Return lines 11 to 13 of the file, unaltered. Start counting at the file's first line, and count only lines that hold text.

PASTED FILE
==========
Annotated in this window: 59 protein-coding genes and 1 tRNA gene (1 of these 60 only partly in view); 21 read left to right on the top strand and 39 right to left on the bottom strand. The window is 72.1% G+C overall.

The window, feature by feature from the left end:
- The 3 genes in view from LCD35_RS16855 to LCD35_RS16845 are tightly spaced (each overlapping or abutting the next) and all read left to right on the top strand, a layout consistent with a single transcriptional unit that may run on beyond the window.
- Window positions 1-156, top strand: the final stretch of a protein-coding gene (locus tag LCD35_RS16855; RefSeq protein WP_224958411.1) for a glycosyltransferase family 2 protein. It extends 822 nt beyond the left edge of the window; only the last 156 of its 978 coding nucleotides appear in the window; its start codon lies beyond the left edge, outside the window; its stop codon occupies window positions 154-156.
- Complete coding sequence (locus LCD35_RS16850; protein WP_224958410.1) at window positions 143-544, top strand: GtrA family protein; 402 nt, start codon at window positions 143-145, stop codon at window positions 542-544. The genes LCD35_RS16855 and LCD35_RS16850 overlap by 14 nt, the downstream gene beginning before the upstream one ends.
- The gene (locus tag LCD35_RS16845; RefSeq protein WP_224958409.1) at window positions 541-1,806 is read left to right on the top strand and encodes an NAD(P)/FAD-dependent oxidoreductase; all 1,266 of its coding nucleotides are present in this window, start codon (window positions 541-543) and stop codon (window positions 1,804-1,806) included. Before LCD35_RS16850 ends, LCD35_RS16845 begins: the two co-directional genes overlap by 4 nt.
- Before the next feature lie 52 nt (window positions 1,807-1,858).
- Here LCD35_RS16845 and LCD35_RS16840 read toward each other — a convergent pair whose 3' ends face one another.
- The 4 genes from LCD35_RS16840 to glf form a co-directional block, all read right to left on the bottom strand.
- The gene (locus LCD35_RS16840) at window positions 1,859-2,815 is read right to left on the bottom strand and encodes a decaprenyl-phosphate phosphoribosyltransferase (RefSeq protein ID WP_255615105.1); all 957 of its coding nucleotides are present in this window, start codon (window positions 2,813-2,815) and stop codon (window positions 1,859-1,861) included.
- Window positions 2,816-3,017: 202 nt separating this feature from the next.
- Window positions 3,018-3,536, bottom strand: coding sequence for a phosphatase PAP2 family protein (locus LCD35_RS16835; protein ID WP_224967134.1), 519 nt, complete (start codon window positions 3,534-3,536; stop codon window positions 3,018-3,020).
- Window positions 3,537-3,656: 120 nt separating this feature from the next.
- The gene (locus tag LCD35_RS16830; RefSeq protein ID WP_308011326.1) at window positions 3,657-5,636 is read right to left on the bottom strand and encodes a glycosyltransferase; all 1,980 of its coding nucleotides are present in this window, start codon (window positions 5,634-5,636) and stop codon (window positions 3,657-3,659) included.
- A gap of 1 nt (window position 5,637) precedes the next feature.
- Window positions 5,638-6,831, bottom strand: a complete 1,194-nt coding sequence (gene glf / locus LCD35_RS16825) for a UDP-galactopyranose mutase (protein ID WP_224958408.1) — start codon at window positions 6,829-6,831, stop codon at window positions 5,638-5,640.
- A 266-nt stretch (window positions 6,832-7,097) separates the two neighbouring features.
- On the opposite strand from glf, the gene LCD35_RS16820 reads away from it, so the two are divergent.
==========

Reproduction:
- Window positions 2,816-3,017: 202 nt separating this feature from the next.
- Window positions 3,018-3,536, bottom strand: coding sequence for a phosphatase PAP2 family protein (locus LCD35_RS16835; protein ID WP_224967134.1), 519 nt, complete (start codon window positions 3,534-3,536; stop codon window positions 3,018-3,020).
- Window positions 3,537-3,656: 120 nt separating this feature from the next.